Reliability and accuracy of delirium assessments among investigators at multiple international centres

Hannah R. Maybrier, Angela M. Mickle, Krisztina E. Escallier, Nan Lin, Eva M. Schmitt, Ravi T. Upadhyayula, Troy S. Wildes, George A. Mashour, Kerry Palihnich, Sharon K. Inouye, Michael Simon Avidan

Research output: Contribution to journalArticlepeer-review

28 Scopus citations


Introduction Delirium is a common, serious postoperative complication. For clinical studies to generate valid findings, delirium assessments must be standardised and administered accurately by independent researchers. The Confusion Assessment Method (CAM) is a widely used delirium assessment tool. The objective was to determine whether implementing a standardised CAM training protocol for researchers at multiple international sites yields reliable inter-rater assessment and accurate delirium diagnosis. Methods Patients consented to video recordings of CAM delirium assessments for research purposes. Raters underwent structured training in CAM administration. Training entailed didactic education, role-playing with intensive feedback, apprenticeship with experienced researchers and group discussions of complex cases. Raters independently viewed and scored nine video-recorded CAM interviews. Inter-rater reliability was determined using Fleiss kappa. Accuracy was judged by comparing raters' scores with those of an expert delirium researcher. Results Twenty-seven raters from eight international research centres completed the study and achieved almost perfect agreement for overall delirium diagnosis, kappa=0.88 (95% CI 0.85 to 0.92). Agreement of the four core CAM features ranged from fair to substantial. The sensitivity and specificity for identifying delirium were 72% (95% CI 60% to 81%) and 99% (95% CI 96% to 100%), considering an expert rater's scores as the reference standard (delirious, n=3; non-delirious, n=6). Delirium severity ratings were tightly clustered, with most scores within 5% of the median. Conclusion Our results demonstrate that, with appropriate training and ongoing scoring discussions, researchers at multiple sites can reliably detect delirium in postsurgical patients. These results support the premise that methodologically rigorous multi-centre studies can yield standardised and accurate determinations of delirium.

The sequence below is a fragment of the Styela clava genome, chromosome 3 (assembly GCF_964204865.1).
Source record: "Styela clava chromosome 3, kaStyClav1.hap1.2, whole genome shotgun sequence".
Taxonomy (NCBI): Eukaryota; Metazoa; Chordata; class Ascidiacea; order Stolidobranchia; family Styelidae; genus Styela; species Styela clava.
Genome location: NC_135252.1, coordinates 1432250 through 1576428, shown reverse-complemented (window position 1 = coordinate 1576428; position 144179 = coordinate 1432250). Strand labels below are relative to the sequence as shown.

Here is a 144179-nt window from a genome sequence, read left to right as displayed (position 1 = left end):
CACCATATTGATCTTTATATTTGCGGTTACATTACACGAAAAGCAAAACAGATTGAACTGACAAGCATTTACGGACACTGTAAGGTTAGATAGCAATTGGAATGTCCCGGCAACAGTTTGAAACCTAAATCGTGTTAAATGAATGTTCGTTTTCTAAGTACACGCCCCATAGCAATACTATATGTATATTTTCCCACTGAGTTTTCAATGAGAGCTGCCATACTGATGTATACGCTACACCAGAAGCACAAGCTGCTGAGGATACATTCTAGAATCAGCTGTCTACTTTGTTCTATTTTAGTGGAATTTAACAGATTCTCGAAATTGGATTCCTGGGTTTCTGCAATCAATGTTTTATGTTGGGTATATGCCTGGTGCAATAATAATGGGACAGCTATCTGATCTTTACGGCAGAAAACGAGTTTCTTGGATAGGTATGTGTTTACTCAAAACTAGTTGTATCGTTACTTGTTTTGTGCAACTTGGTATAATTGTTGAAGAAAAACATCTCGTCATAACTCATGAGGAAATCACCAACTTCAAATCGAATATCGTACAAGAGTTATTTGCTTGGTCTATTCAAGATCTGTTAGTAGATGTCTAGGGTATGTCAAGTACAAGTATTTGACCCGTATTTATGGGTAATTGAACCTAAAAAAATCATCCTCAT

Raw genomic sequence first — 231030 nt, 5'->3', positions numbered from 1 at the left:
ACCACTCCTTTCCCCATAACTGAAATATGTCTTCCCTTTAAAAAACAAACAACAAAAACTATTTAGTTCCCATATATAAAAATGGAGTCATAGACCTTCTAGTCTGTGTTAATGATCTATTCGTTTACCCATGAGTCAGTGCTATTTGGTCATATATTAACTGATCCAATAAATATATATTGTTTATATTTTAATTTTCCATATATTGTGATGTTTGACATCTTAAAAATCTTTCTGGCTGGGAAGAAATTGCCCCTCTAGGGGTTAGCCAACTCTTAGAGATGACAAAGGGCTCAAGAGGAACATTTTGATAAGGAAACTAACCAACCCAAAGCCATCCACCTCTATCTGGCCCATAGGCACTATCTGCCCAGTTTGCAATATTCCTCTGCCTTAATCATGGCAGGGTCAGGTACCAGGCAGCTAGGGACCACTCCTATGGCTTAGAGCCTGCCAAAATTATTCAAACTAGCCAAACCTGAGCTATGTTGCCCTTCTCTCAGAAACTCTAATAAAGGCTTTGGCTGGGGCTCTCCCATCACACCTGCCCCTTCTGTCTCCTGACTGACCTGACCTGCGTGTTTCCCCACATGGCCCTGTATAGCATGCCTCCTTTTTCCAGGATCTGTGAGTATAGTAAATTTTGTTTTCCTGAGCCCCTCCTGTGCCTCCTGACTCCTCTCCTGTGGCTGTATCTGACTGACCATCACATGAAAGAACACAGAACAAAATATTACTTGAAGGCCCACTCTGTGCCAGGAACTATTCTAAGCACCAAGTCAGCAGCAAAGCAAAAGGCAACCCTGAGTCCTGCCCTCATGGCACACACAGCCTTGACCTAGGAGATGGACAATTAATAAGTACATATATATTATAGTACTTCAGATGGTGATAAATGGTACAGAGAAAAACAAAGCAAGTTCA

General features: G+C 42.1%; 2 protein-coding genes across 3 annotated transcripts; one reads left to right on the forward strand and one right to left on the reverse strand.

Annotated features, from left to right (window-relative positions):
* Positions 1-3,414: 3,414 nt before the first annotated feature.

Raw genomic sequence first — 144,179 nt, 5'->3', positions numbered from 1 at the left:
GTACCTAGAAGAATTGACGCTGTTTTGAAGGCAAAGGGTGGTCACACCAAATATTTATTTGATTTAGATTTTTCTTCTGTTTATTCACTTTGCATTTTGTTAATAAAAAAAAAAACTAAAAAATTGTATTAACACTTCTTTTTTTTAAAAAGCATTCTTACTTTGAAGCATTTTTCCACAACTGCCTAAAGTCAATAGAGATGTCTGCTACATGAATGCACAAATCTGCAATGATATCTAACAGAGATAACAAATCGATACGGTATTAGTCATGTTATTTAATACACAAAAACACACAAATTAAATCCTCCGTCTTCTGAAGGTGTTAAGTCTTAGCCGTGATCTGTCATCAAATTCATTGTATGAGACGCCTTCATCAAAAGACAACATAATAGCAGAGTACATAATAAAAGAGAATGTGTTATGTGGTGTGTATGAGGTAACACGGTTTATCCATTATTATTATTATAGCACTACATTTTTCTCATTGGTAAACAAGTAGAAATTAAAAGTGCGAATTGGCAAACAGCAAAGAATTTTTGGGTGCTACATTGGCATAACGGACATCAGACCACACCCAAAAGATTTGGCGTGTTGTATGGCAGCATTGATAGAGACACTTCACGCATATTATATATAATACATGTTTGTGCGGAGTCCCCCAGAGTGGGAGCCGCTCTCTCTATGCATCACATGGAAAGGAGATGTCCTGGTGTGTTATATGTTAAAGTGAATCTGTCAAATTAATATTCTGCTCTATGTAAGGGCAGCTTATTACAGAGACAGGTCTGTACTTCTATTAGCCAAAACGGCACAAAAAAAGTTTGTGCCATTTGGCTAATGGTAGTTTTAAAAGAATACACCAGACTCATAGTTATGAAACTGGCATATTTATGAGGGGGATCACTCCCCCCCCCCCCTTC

Original languageEnglish (US)
Article numbere023137
JournalBMJ open
Issue number11
StatePublished - Nov 1 2018
Externally publishedYes


  • adult anaesthesia
  • anesthesia
  • confusion
  • delirium
  • surgery

ASJC Scopus subject areas

  • General Medicine


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